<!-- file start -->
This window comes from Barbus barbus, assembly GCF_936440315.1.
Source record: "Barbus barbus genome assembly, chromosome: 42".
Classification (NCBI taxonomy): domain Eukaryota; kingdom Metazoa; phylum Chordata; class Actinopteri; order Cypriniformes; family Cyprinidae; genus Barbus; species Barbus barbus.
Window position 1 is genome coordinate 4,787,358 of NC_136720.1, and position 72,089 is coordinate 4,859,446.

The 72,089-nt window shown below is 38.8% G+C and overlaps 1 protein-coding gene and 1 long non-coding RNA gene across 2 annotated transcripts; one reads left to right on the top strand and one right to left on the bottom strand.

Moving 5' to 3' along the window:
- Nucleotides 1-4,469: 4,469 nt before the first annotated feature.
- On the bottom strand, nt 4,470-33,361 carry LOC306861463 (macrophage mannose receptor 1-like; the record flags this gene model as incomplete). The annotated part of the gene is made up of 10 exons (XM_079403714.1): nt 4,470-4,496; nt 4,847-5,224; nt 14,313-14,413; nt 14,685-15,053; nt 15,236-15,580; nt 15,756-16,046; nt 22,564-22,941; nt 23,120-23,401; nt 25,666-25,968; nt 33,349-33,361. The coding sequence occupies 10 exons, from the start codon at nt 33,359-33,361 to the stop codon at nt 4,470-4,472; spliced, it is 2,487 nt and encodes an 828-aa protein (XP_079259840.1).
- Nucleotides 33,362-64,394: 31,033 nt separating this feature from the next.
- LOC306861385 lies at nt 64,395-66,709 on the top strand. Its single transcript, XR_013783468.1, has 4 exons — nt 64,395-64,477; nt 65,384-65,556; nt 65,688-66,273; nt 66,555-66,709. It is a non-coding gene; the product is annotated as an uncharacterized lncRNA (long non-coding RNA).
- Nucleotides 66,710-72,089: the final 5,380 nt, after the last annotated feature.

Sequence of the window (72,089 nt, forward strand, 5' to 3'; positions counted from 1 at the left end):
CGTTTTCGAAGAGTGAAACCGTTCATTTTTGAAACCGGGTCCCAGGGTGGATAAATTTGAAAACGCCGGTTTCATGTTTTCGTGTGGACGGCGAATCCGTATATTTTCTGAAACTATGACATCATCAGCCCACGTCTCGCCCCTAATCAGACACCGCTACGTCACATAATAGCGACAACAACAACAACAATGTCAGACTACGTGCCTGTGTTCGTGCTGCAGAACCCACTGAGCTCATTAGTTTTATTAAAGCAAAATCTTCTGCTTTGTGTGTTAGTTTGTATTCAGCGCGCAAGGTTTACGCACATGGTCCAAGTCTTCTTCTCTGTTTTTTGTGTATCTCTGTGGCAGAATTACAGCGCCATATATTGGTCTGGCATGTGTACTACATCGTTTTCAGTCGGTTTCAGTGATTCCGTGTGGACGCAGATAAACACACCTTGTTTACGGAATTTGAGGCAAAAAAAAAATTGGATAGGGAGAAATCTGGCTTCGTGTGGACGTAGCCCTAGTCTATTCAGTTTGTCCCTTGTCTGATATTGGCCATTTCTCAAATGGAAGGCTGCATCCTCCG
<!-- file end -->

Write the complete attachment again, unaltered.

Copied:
This window comes from Barbus barbus, assembly GCF_936440315.1.
Source record: "Barbus barbus genome assembly, chromosome: 42".
Classification (NCBI taxonomy): domain Eukaryota; kingdom Metazoa; phylum Chordata; class Actinopteri; order Cypriniformes; family Cyprinidae; genus Barbus; species Barbus barbus.
Window position 1 is genome coordinate 4,787,358 of NC_136720.1, and position 72,089 is coordinate 4,859,446.

The 72,089-nt window shown below is 38.8% G+C and overlaps 1 protein-coding gene and 1 long non-coding RNA gene across 2 annotated transcripts; one reads left to right on the top strand and one right to left on the bottom strand.

Moving 5' to 3' along the window:
- Nucleotides 1-4,469: 4,469 nt before the first annotated feature.
- On the bottom strand, nt 4,470-33,361 carry LOC306861463 (macrophage mannose receptor 1-like; the record flags this gene model as incomplete). The annotated part of the gene is made up of 10 exons (XM_079403714.1): nt 4,470-4,496; nt 4,847-5,224; nt 14,313-14,413; nt 14,685-15,053; nt 15,236-15,580; nt 15,756-16,046; nt 22,564-22,941; nt 23,120-23,401; nt 25,666-25,968; nt 33,349-33,361. The coding sequence occupies 10 exons, from the start codon at nt 33,359-33,361 to the stop codon at nt 4,470-4,472; spliced, it is 2,487 nt and encodes an 828-aa protein (XP_079259840.1).
- Nucleotides 33,362-64,394: 31,033 nt separating this feature from the next.
- LOC306861385 lies at nt 64,395-66,709 on the top strand. Its single transcript, XR_013783468.1, has 4 exons — nt 64,395-64,477; nt 65,384-65,556; nt 65,688-66,273; nt 66,555-66,709. It is a non-coding gene; the product is annotated as an uncharacterized lncRNA (long non-coding RNA).
- Nucleotides 66,710-72,089: the final 5,380 nt, after the last annotated feature.

Sequence of the window (72,089 nt, forward strand, 5' to 3'; positions counted from 1 at the left end):
CGTTTTCGAAGAGTGAAACCGTTCATTTTTGAAACCGGGTCCCAGGGTGGATAAATTTGAAAACGCCGGTTTCATGTTTTCGTGTGGACGGCGAATCCGTATATTTTCTGAAACTATGACATCATCAGCCCACGTCTCGCCCCTAATCAGACACCGCTACGTCACATAATAGCGACAACAACAACAACAATGTCAGACTACGTGCCTGTGTTCGTGCTGCAGAACCCACTGAGCTCATTAGTTTTATTAAAGCAAAATCTTCTGCTTTGTGTGTTAGTTTGTATTCAGCGCGCAAGGTTTACGCACATGGTCCAAGTCTTCTTCTCTGTTTTTTGTGTATCTCTGTGGCAGAATTACAGCGCCATATATTGGTCTGGCATGTGTACTACATCGTTTTCAGTCGGTTTCAGTGATTCCGTGTGGACGCAGATAAACACACCTTGTTTACGGAATTTGAGGCAAAAAAAAAATTGGATAGGGAGAAATCTGGCTTCGTGTGGACGTAGCCCTAGTCTATTCAGTTTGTCCCTTGTCTGATATTGGCCATTTCTCAAATGGAAGGCTGCATCCTCCG